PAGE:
Mary Dockray-Miller (born 1965) is an American scholar of Anglo-Saxon England, best known for her work on gender in the Anglo-Saxon period. She has published on female saints, on Beowulf, and on religious women. She teaches at Lesley University, where she is professor of English.
Dockray-Miller is the author of Motherhood and Mothering in Anglo-Saxon England (St. Martin's Press, 2000), which utilized postmodern gender theory (the work of Judith Butler, Luce Irigaray, and others) to reinvestigate historical elements, such as double houses and Anglo-Saxon religious women, and literature, including Beowulf. At the time, it was "the first and only monograph on motherhood to appear in Anglo-Saxon studies". The book received a fair amount of attention from reviewers, though opinions were mixed, one reviewer stating that "her historical analyses, however, are unsatisfying and problematic" and that Dockray-Miller too easily conflates patriarchy with heroic society. On the other hand, a reviewer in Speculum praised the book as "well argued and an important contribution to women's studies and Anglo-Saxon scholarship". One reviewer pointed out flaws and strengths: "Yet such problematic moments [renaming Grendel's Mother "the seawulf", and excluding Elene and Mary from her discussion of mothers] are offset by the books more sustained strengths: an exciting and original topic whose exploration raises awareness of motherhood in an early culture, and a persuasive thesis that is supported by fascinating historical analysis." Her chapter on mothers in Beowulf was considered "intriguing and persuasive" by one reviewer, but with the caveat that the conclusion on the politics of motherhood was "sketchy".
Her most recent monograph is Saints Edith and Æthelthryth: Princesses, Miracle Workers, and their Late Medieval Audience (Brepols, 2009). She has published numerous journal articles is a contributor to the Historical Dictionary of Women's Education in the United States (Greenwood, 1998).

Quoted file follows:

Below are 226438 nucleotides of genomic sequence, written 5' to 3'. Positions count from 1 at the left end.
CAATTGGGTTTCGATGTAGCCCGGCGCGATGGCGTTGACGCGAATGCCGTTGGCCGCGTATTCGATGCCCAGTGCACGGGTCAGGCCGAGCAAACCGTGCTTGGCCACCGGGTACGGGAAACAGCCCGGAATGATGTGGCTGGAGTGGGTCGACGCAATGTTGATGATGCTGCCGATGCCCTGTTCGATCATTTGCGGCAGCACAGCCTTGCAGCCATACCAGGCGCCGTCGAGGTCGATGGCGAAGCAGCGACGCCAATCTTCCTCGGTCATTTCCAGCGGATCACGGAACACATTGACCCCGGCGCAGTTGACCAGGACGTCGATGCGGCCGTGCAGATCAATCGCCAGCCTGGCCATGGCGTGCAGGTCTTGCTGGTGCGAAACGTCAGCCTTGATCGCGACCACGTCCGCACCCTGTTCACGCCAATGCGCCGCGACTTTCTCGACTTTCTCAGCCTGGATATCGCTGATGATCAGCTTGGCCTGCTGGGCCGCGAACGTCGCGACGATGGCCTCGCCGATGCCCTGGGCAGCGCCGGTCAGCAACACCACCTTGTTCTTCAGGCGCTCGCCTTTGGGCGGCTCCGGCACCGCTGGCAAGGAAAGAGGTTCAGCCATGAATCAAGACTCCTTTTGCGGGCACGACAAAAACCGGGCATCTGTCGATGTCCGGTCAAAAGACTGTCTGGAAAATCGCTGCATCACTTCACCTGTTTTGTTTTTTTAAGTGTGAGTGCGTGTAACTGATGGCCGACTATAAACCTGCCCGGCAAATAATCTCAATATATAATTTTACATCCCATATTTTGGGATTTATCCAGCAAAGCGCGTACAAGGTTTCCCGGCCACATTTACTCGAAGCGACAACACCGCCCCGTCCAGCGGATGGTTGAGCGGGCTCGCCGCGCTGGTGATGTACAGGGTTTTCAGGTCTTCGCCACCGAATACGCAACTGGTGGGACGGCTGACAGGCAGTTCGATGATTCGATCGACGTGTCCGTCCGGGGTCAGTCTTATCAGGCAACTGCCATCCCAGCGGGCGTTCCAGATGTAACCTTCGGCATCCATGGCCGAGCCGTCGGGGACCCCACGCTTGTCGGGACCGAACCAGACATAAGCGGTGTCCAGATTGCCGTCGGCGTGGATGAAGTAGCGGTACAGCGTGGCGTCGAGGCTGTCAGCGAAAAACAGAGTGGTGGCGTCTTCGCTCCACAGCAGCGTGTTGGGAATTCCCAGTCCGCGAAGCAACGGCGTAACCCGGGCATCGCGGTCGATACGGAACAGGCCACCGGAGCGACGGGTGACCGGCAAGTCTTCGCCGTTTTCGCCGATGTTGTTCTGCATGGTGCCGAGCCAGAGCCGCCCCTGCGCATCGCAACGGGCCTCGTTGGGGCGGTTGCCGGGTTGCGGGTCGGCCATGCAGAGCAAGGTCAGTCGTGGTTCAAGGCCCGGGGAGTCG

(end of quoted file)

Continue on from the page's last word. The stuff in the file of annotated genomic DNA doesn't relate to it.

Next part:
- Acker, Paul (2006). "Horror and the Maternal in "Beowulf"". PMLA. 121 (3): 702–16. doi:10.1632/003081206x142832. JSTOR 25486349.
- Klein, Stacy S. (2002). "Rev. of Dockray-Miller, Motherhood and Mothering in Anglo-Saxon England". Arthuriana. 12 (3): 124–26. doi:10.1353/art.2002.0076. JSTOR 27870460.
- Stafford, Pauline (2001). "Rev. of Dockray-Miller, Motherhood and Mothering in Anglo-Saxon England". Albion. 33 (3): 430–32. doi:10.2307/4053202. JSTOR 4053202.
- French, Katherine L. (2002). "Rev. of Dockray-Miller, Motherhood and Mothering in Anglo-Saxon England". Speculum. 1. 77: 164–65. doi:10.2307/2903816. JSTOR 2903816.
- Atkinson, Clarissa (2001). "Rev. of Dockray-Miller, Motherhood and Mothering in Anglo-Saxon England". The American Historical Review. 106 (2): 628. doi:10.2307/2651726. JSTOR 2651726.
- Gretsch, Mechthild. "Rev. of Dockray-Miller". English Historical Review. CXXVI (518): 121–22. doi:10.1093/ehr/ceq438.
- Schwartz, Paula (July–Sep 2002). ""Women's Studies, Gender Studies": Le contexte américain". Vingtième Siècle. Revue d'histoire. 75: 15–20. doi:10.2307/3771854. JSTOR 3771854. Check date values in:
- Mary Dockray-Miller profile Lesley University website